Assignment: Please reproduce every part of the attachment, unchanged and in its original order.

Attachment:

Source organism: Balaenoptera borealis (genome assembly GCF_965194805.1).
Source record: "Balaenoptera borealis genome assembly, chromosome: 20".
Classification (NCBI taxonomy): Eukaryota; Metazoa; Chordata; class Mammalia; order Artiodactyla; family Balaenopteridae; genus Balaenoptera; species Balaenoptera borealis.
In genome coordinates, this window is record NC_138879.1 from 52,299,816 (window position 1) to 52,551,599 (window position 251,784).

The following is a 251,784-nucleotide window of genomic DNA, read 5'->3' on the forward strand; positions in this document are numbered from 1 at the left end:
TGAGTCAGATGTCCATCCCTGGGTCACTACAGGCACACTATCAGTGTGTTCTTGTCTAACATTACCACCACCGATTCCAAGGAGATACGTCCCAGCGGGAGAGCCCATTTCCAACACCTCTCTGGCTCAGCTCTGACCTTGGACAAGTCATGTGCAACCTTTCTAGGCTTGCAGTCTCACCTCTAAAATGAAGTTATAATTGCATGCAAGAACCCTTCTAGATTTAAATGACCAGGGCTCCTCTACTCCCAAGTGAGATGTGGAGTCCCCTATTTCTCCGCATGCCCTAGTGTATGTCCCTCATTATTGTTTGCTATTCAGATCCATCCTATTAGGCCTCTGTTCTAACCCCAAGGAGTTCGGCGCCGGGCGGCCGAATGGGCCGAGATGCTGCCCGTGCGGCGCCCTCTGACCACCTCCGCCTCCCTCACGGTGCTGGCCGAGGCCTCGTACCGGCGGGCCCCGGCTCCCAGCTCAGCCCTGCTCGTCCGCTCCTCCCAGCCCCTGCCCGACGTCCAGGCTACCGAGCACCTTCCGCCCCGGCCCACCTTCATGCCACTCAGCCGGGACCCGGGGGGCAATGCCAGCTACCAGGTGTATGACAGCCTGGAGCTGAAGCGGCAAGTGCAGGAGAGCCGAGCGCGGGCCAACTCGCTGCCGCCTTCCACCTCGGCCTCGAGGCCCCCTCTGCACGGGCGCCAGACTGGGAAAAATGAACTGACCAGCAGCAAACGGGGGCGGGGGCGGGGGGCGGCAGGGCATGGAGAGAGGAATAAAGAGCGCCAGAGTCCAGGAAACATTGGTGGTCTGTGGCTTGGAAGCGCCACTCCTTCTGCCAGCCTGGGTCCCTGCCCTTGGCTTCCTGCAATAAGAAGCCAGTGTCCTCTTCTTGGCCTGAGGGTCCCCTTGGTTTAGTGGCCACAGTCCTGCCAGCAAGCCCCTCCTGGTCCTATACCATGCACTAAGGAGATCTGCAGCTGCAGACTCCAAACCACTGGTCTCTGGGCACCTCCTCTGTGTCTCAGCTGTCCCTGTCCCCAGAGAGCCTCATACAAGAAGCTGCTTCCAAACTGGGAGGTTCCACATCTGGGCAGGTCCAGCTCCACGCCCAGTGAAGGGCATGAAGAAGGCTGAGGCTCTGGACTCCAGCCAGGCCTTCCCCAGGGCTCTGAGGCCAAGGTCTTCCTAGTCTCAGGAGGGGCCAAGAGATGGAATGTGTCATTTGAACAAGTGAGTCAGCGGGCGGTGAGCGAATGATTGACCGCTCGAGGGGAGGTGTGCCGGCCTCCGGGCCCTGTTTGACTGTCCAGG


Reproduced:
Source organism: Balaenoptera borealis (genome assembly GCF_965194805.1).
Source record: "Balaenoptera borealis genome assembly, chromosome: 20".
Classification (NCBI taxonomy): Eukaryota; Metazoa; Chordata; class Mammalia; order Artiodactyla; family Balaenopteridae; genus Balaenoptera; species Balaenoptera borealis.
In genome coordinates, this window is record NC_138879.1 from 52,299,816 (window position 1) to 52,551,599 (window position 251,784).

The following is a 251,784-nucleotide window of genomic DNA, read 5'->3' on the forward strand; positions in this document are numbered from 1 at the left end:
TGAGTCAGATGTCCATCCCTGGGTCACTACAGGCACACTATCAGTGTGTTCTTGTCTAACATTACCACCACCGATTCCAAGGAGATACGTCCCAGCGGGAGAGCCCATTTCCAACACCTCTCTGGCTCAGCTCTGACCTTGGACAAGTCATGTGCAACCTTTCTAGGCTTGCAGTCTCACCTCTAAAATGAAGTTATAATTGCATGCAAGAACCCTTCTAGATTTAAATGACCAGGGCTCCTCTACTCCCAAGTGAGATGTGGAGTCCCCTATTTCTCCGCATGCCCTAGTGTATGTCCCTCATTATTGTTTGCTATTCAGATCCATCCTATTAGGCCTCTGTTCTAACCCCAAGGAGTTCGGCGCCGGGCGGCCGAATGGGCCGAGATGCTGCCCGTGCGGCGCCCTCTGACCACCTCCGCCTCCCTCACGGTGCTGGCCGAGGCCTCGTACCGGCGGGCCCCGGCTCCCAGCTCAGCCCTGCTCGTCCGCTCCTCCCAGCCCCTGCCCGACGTCCAGGCTACCGAGCACCTTCCGCCCCGGCCCACCTTCATGCCACTCAGCCGGGACCCGGGGGGCAATGCCAGCTACCAGGTGTATGACAGCCTGGAGCTGAAGCGGCAAGTGCAGGAGAGCCGAGCGCGGGCCAACTCGCTGCCGCCTTCCACCTCGGCCTCGAGGCCCCCTCTGCACGGGCGCCAGACTGGGAAAAATGAACTGACCAGCAGCAAACGGGGGCGGGGGCGGGGGGCGGCAGGGCATGGAGAGAGGAATAAAGAGCGCCAGAGTCCAGGAAACATTGGTGGTCTGTGGCTTGGAAGCGCCACTCCTTCTGCCAGCCTGGGTCCCTGCCCTTGGCTTCCTGCAATAAGAAGCCAGTGTCCTCTTCTTGGCCTGAGGGTCCCCTTGGTTTAGTGGCCACAGTCCTGCCAGCAAGCCCCTCCTGGTCCTATACCATGCACTAAGGAGATCTGCAGCTGCAGACTCCAAACCACTGGTCTCTGGGCACCTCCTCTGTGTCTCAGCTGTCCCTGTCCCCAGAGAGCCTCATACAAGAAGCTGCTTCCAAACTGGGAGGTTCCACATCTGGGCAGGTCCAGCTCCACGCCCAGTGAAGGGCATGAAGAAGGCTGAGGCTCTGGACTCCAGCCAGGCCTTCCCCAGGGCTCTGAGGCCAAGGTCTTCCTAGTCTCAGGAGGGGCCAAGAGATGGAATGTGTCATTTGAACAAGTGAGTCAGCGGGCGGTGAGCGAATGATTGACCGCTCGAGGGGAGGTGTGCCGGCCTCCGGGCCCTGTTTGACTGTCCAGG